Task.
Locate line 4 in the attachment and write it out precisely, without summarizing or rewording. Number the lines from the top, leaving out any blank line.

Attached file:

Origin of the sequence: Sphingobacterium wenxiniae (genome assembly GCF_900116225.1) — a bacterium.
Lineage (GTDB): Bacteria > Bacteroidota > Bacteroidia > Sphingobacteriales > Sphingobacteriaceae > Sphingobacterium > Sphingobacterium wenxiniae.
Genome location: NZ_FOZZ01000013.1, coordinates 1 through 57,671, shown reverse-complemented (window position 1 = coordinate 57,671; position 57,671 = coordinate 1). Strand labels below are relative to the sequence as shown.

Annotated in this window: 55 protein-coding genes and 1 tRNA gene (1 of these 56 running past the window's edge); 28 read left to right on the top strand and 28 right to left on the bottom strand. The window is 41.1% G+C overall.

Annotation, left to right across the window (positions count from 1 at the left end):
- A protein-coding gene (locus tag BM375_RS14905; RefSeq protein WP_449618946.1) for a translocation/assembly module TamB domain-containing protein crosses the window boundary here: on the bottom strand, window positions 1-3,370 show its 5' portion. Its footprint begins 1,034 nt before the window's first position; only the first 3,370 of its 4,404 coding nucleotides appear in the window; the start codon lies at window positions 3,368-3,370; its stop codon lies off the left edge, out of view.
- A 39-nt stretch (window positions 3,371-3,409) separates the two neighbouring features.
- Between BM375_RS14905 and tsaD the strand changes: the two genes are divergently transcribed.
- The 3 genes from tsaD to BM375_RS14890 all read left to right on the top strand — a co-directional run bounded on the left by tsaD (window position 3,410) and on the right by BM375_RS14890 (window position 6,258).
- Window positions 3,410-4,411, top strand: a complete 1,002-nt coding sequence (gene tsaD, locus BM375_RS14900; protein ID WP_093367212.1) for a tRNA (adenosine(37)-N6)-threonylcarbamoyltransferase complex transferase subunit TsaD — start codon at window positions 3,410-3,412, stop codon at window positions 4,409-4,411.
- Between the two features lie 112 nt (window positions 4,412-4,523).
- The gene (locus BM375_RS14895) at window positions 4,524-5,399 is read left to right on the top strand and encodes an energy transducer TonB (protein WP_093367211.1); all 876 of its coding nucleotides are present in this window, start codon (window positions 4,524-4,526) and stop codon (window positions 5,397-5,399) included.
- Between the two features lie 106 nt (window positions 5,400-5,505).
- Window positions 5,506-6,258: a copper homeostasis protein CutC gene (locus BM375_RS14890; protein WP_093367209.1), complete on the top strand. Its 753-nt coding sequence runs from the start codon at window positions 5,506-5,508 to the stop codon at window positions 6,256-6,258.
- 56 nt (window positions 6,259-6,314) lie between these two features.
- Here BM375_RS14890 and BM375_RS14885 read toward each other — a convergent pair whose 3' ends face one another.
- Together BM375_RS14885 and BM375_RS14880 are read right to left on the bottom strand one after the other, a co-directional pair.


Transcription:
Annotated in this window: 55 protein-coding genes and 1 tRNA gene (1 of these 56 running past the window's edge); 28 read left to right on the top strand and 28 right to left on the bottom strand. The window is 41.1% G+C overall.